The recent letters against fireworks in Tumwater are contributory to the misleading nature of the No campaign. The central image of their yard signs is a sky-rocket — devices that have never been legal and still wouldn’t even if Initiative 1 is adopted. The No campaign uses national statistics on their flyer to document the rise in fireworks injuries because they can’t cite Tumwater statistics to make their point.
Besides, most fireworks injuries are from M-80s, firecrackers, and bottle rockets that have never been legal either, but will continue to be imported into Tumwater whether Initiative 1 passes or not. It is these explosive items, by the way, that trigger PTSD stresses in people and pets, not the safe and sane variety that Yes on 1 would legalize. Ground blooms, “snakes,” sparklers, paper parachutes and cylindrical fountains are not the problem but they will be banned unless Initiative 1 passes.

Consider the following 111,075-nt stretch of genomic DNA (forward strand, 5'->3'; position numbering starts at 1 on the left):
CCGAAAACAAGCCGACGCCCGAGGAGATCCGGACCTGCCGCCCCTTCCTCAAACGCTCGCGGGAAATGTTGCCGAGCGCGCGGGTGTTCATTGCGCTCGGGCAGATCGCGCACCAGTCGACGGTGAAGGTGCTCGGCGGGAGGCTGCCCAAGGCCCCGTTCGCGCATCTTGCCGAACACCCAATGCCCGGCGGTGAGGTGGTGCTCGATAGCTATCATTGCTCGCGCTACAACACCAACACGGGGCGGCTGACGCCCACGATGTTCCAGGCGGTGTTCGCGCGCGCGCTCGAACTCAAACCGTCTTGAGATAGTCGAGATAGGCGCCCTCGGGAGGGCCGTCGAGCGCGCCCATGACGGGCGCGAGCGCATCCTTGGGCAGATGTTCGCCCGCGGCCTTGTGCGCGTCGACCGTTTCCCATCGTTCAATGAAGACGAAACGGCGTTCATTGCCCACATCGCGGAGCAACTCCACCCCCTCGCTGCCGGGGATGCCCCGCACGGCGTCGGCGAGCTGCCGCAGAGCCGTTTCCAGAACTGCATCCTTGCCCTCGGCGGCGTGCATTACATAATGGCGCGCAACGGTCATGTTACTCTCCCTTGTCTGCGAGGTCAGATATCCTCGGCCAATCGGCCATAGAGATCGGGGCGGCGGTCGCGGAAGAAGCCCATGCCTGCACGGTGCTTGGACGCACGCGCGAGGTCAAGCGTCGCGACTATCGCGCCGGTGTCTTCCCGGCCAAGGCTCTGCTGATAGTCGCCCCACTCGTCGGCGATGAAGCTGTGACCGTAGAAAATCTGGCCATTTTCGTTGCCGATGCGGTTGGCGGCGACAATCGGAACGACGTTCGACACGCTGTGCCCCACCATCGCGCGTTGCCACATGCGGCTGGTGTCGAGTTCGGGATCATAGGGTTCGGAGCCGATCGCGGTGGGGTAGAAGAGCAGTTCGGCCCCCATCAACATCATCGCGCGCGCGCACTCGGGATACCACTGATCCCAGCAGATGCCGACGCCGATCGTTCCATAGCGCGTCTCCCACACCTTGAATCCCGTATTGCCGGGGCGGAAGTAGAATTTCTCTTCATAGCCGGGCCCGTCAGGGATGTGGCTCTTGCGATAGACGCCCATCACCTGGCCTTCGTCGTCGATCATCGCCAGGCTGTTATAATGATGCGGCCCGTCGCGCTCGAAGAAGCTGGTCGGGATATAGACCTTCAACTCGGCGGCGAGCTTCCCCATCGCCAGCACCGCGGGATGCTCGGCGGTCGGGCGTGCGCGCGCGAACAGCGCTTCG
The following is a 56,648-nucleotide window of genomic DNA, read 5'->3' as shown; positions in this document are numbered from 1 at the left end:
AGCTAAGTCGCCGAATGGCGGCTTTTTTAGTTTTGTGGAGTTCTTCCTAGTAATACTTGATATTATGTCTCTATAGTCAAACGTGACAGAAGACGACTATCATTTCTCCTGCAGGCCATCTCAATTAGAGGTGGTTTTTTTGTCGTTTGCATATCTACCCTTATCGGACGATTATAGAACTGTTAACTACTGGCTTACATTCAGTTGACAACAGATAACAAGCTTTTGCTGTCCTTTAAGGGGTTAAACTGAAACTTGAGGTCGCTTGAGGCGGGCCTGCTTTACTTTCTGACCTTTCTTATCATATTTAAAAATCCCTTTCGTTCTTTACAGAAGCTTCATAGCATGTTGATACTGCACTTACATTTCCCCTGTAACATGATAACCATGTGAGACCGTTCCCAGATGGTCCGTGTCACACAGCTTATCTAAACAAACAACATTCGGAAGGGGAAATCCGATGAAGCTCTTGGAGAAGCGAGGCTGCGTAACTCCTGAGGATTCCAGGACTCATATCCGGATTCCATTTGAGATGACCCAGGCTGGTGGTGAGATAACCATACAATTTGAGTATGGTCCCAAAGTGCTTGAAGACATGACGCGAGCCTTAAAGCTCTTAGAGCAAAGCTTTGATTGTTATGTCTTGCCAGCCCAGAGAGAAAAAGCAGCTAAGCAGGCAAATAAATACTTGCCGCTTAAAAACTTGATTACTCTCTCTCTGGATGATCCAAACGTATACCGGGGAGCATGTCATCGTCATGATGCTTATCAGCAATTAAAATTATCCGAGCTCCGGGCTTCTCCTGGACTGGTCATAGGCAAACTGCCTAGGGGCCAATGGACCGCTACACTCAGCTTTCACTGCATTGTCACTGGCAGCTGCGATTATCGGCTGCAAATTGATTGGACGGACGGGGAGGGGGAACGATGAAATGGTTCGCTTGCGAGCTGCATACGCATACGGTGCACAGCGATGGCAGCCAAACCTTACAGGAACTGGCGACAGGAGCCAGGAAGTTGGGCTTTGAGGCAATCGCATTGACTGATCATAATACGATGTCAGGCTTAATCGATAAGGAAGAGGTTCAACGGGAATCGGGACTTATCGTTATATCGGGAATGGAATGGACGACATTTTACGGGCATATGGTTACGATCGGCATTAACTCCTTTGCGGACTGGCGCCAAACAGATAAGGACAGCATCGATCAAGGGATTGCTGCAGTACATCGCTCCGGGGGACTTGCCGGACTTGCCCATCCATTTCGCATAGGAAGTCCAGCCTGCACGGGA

Of course, every argument made against consumer fireworks can be applied to the municipal show on the 4th. The cannon-like shocks and booms can be heard for miles, and they pollute the water and air of Tumwater Valley. Trust me: as soon as home use of fireworks is banned, the prohibitionists will turn next to the city’s display, which they cynically tout now as a political refuge. It is ironic that one writer cites “the greed of the fireworks industry” yet the city supports that same industry with a $20,000 purchase every summer.